• Fraught Family Reunification After the Holocaust

    by Rebecca Clifford

    "A tenth of Europe's pre-war population of Jewish children survived the Holocaust. Many sought and achieved reunification with their families, but reunification did not usually end the trauma endured by this "fragment of an entire generation."

  • The German Model for America

    West German society intially sought to repress evidence of the Holocaust and Nazi crimes, preserving a myth that German civilians were also victims. The work of owning up to those crimes took decades and encountered bitter resistance. 

  • “Shocking Levels of Ignorance”? A Closer Look at the Survey of Millennials' Holocaust Awareness

    A recent survey claimed to show widespread ignorance about the Holocaust among young American adults, but its methods may not support its most sensational conclusions. Regardless, other surveys show that Americans value learning about the history of the Holocaust. Educators should capitalize by encouraging students to go beyond memorizing facts to understanding the processes of ethnic vilification, political violence and genocide.

  • RBG, Historian: Why Justice Requires Memory

    by Chris Gehrz

    Ruth Bader Ginsburg's sense of justice was informed by a clear view of the path of American history and the knowledge that change toward equality was neither automatic nor unidirectional.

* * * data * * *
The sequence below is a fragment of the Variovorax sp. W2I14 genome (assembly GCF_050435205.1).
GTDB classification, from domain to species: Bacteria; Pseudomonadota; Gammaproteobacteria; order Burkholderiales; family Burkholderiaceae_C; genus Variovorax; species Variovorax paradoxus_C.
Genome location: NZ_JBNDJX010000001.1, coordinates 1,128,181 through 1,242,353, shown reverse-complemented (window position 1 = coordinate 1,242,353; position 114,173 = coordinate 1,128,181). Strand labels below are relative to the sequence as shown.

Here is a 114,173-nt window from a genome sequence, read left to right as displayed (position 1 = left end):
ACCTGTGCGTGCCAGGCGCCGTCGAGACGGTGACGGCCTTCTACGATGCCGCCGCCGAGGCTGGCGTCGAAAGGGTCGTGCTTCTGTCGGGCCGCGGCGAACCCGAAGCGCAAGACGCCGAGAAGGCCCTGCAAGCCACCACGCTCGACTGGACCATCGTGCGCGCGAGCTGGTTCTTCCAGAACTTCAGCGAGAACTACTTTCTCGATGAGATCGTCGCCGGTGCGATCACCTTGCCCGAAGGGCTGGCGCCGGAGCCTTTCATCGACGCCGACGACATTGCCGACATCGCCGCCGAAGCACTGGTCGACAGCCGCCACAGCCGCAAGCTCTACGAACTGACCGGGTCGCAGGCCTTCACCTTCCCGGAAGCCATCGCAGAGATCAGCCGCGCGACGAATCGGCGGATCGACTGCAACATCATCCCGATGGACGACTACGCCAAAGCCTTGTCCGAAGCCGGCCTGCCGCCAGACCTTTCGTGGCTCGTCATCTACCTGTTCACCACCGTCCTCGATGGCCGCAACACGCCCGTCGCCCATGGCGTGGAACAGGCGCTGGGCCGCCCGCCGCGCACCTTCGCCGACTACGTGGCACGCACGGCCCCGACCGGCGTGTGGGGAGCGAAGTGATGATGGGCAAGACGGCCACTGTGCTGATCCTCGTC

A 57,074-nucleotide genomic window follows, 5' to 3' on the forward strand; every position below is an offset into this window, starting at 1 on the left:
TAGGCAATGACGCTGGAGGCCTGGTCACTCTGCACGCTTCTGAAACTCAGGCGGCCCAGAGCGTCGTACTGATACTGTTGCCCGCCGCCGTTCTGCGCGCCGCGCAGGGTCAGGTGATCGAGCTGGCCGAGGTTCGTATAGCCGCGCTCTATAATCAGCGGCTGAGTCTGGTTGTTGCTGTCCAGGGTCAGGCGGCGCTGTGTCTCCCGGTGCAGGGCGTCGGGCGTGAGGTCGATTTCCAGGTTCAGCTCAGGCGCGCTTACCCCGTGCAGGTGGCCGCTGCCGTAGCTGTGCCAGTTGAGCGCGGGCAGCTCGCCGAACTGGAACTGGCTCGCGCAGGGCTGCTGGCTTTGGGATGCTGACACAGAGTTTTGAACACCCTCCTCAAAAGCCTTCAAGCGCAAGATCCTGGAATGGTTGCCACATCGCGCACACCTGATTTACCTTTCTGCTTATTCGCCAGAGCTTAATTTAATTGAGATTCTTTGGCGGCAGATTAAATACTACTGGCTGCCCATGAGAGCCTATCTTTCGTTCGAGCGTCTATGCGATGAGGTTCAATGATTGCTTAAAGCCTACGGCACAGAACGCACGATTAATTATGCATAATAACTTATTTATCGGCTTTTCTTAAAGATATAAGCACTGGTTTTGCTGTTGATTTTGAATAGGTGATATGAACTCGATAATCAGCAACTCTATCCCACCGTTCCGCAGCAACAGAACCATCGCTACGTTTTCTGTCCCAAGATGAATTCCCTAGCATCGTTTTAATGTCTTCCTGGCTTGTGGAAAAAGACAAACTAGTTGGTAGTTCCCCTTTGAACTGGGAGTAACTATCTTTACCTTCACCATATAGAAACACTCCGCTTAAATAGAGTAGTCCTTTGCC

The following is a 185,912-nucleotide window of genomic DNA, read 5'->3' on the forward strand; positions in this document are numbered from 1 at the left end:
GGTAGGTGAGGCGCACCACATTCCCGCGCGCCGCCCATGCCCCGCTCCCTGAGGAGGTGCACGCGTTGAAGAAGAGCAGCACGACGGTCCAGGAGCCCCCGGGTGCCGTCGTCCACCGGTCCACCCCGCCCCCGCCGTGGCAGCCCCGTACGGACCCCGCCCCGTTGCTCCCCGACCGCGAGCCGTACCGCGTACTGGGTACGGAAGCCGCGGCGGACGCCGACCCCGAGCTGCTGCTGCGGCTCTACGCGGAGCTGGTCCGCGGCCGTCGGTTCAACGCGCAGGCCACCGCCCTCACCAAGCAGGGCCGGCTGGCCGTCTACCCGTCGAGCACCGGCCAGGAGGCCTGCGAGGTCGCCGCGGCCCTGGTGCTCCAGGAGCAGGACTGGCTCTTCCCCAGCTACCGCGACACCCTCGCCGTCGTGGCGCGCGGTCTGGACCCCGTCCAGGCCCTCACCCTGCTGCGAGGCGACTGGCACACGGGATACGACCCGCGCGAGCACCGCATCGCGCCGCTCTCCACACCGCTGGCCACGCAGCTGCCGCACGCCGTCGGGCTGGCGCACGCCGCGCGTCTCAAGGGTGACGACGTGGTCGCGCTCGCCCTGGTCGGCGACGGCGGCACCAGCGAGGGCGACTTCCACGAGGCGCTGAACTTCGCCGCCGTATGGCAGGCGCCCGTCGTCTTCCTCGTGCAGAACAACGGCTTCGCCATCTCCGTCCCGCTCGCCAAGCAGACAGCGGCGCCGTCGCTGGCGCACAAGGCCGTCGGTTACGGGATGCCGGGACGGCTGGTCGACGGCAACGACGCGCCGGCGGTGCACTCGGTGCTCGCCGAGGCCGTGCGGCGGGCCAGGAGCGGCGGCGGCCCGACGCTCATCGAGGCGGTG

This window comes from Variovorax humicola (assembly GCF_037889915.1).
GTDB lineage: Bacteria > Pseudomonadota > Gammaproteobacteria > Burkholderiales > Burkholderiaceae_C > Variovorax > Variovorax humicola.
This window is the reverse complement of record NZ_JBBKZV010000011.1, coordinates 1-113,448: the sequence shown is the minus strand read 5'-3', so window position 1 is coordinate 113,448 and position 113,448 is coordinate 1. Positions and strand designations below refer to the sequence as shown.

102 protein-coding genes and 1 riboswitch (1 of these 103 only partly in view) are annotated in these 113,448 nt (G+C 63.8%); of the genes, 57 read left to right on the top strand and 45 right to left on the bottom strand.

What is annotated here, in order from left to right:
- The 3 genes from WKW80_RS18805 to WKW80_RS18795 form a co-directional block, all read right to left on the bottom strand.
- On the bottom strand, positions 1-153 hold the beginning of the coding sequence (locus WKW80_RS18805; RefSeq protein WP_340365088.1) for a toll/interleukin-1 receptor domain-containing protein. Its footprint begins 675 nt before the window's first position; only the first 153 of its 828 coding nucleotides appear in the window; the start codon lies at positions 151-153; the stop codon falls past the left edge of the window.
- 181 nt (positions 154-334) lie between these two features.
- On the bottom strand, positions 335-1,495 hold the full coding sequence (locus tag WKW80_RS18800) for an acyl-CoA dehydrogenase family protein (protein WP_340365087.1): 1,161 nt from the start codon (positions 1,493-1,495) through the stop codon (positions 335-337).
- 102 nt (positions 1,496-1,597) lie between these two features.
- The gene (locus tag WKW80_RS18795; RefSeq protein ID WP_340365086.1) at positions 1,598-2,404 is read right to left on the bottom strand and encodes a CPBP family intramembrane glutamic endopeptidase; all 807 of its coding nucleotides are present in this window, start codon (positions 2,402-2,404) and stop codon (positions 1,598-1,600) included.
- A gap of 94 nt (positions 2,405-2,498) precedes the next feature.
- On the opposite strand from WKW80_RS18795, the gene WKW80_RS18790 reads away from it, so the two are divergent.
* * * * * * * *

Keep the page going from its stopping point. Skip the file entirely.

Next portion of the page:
• How an American TV Mini-Series Helped the Germans Acknowledge the Holocaust

    by Robert Brent Toplin

    An American television minseries overcame initial skepticism by German authorities to rouse public conscience about the Holocaust and the complicity of ordinary Germans with persecution and genocide. Americans hesitant toward "political" popular culture should consider its contributions to truth and reconciliation.

  • The Pope, the Jews, and the Secrets in the Archives

    by David I. Kerzer

    Newly available Vatican documents, reported here for the first time, offer fresh insights into larger questions of how the Vatican thought about and reacted to the mass murder of Europe’s Jews, and into the Vatican’s mindset immediately after the war about the Holocaust, the Jewish people, and the Roman Catholic Church’s role and prerogatives as an institution.